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Ex vivo Lung Perfusion: A Platform for Lung Evaluation and Repair

Lung transplantation is a life-saving therapy for patients suffering from end-stage lung disease; however, the majority of donor lungs are injured and attempts to transplant them results in a high risk of primary graft dysfunction in the recipient, a type of severe acute lung injury. Previously, a novel method of lung preservation known as ex vivo lung perfusion (EVLP) has been developed in which donor lungs are continuously perfused and ventilated at normothermia using a protective strategy. Donor lungs have been shown to tolerate at least 12 h of preservation in this manner without the accrual of injury. Hence, EVLP could act as a platform on which injured donor lungs could potentially be evaluated and repaired.
To explore this concept, we utilized interleukin-10 (IL-10), an anti-inflammatory cytokine, as a prototypical drug for ex vivo delivery. Because IL-10 protein has a prolonged half-life during EVLP, we delivered recombinant IL-10 by the intravascular and intratracheal routes to clinically-rejected injured human lungs. Intratracheal delivery resulted in elevated levels of IL-10 in both tissue and perfusate whereas intravascular delivery resulted in elevated levels of IL-10 only in the perfusate over 12 h of EVLP. There was, however, no beneficial effect to either lung function or lung inflammation. This was thought to be a result of intratracheally delivered IL-10 leaking out into the perfusate where it may not be biologically active. Constant IL-10 production within the lung tissue could be achieved using a gene therapy approach. Thus, we subsequently explored the delivery of IL-10 by adenoviral gene therapy during EVLP. Ex vivo administered intratracheal adenoviral gene therapy could increase transgene protein levels within the lung. More importantly, it did so with less vector-associated inflammation when compared to in vivo delivery of adenoviral gene therapy.
Having explored drug delivery, we sought to develop a large animal injury model on which to test ex vivo therapies. Given that the majority of organ donors are brain dead and therefore exposed to the injurious sequelae resulting from brain death, we developed a brain-death injury model in pig. Use of EVLP as a platform for repair necessitates an accurate recognition of both lung injury and lung improvement during EVLP. Thus, we utilized this injury model to explore the profile of physiological parameters when an injured lung is perfused during EVLP. Because of the alteration of the PO2 to oxygen content relationship of an acellular perfusate, we found that PaO2 changes are less dramatic than in the in vivo situation. However, as injured lungs begin to become edematous, the mechanical effects on the lung by the increased water content can be measured by corresponding falls in compliance and increases in airway pressure.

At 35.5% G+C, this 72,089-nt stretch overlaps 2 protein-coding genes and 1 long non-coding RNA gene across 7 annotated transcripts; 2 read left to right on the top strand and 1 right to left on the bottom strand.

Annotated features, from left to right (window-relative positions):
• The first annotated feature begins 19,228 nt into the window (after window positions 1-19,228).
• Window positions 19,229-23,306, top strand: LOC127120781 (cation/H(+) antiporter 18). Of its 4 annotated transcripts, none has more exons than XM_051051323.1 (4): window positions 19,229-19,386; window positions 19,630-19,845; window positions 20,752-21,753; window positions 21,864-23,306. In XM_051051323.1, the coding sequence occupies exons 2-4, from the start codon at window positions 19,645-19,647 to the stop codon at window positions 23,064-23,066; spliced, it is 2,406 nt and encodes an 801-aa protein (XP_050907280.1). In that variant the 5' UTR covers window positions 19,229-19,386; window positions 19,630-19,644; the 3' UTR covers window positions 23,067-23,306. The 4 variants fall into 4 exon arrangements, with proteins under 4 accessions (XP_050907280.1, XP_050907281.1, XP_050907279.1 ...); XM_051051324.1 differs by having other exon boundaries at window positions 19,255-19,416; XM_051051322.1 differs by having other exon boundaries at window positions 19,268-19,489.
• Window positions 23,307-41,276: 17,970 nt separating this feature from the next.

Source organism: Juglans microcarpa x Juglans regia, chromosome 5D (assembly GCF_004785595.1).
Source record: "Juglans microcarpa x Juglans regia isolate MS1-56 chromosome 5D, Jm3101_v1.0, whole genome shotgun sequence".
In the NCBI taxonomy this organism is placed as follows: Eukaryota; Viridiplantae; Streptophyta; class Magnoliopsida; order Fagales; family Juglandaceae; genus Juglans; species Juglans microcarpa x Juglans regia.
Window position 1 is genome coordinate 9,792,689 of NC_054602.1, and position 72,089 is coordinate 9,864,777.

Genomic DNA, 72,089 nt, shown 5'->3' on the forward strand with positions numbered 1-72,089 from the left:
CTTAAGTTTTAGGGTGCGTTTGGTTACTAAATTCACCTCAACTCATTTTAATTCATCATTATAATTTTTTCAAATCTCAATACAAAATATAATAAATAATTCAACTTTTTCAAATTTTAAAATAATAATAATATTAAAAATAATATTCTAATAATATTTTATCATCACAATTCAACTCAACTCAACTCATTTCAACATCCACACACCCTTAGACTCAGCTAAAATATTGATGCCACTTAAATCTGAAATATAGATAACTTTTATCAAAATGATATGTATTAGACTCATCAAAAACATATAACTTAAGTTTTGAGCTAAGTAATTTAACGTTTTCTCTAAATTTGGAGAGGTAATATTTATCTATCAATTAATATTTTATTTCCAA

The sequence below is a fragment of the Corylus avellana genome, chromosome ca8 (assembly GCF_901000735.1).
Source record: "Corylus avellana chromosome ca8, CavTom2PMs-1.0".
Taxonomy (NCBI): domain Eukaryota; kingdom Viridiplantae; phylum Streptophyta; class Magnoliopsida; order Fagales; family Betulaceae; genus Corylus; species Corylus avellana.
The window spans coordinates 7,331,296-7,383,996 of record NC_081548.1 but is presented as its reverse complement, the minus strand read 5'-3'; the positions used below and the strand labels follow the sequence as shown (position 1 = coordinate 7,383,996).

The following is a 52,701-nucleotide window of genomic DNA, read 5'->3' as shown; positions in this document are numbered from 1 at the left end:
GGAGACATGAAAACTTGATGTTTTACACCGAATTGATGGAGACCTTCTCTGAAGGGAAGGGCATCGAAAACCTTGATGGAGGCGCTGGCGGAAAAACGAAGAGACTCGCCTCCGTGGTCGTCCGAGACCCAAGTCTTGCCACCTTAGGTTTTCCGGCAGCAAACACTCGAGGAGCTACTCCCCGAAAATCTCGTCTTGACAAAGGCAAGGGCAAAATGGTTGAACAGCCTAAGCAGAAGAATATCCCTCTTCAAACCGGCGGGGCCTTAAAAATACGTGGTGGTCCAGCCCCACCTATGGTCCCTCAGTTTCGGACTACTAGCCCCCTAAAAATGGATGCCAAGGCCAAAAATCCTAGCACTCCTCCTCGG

Overall, use of EVLP demonstrates promise for reducing the organ shortage currently prevalent in clinical lung transplantation. Improved evaluation will instill confidence in transplant clinicians to transplant previously questionable organs. Lungs which prove to be injured during evaluation can potentially be repaired using IL-10 therapy as explored herein or with other therapies using the delivery methods described.
Date12 January 2012
CreatorsYeung, Jonathan
ContributorsKeshavjee, Shaf
Source SetsLibrary and Archives Canada ETDs Repository / Centre d'archives des thèses électroniques de Bibliothèque et Archives Canada
Detected LanguageEnglish

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